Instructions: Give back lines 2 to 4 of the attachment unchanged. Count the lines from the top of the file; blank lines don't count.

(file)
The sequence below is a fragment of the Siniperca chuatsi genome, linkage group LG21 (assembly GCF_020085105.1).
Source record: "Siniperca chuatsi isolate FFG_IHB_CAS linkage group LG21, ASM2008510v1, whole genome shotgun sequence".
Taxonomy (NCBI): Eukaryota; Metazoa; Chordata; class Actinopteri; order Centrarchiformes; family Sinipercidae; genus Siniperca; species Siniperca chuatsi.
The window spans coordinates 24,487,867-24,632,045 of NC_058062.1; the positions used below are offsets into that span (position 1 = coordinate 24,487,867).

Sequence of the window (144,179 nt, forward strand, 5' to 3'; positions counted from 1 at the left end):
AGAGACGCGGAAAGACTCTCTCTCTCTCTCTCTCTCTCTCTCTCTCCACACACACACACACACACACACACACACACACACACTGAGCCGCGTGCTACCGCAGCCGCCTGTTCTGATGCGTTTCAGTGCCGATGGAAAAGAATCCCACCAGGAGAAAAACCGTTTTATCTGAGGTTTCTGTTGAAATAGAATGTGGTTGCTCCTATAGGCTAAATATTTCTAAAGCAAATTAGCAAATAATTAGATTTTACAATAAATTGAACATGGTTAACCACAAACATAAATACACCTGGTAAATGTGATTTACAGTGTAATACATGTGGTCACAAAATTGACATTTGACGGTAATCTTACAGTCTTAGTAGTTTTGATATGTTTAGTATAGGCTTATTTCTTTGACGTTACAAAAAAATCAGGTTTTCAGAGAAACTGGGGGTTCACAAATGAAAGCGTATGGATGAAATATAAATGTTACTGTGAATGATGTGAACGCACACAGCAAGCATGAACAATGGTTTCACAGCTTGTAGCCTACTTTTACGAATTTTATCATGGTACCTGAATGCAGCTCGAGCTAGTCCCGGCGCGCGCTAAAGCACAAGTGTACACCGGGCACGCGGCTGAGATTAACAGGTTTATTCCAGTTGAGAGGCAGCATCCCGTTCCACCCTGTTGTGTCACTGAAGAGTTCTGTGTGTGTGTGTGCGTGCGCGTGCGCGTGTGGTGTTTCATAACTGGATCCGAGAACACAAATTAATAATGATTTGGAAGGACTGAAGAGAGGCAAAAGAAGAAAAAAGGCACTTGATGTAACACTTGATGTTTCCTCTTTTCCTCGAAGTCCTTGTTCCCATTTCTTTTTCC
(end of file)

Source record: "Siniperca chuatsi isolate FFG_IHB_CAS linkage group LG21, ASM2008510v1, whole genome shotgun sequence".
Taxonomy (NCBI): Eukaryota; Metazoa; Chordata; class Actinopteri; order Centrarchiformes; family Sinipercidae; genus Siniperca; species Siniperca chuatsi.
The window spans coordinates 24,487,867-24,632,045 of NC_058062.1; the positions used below are offsets into that span (position 1 = coordinate 24,487,867).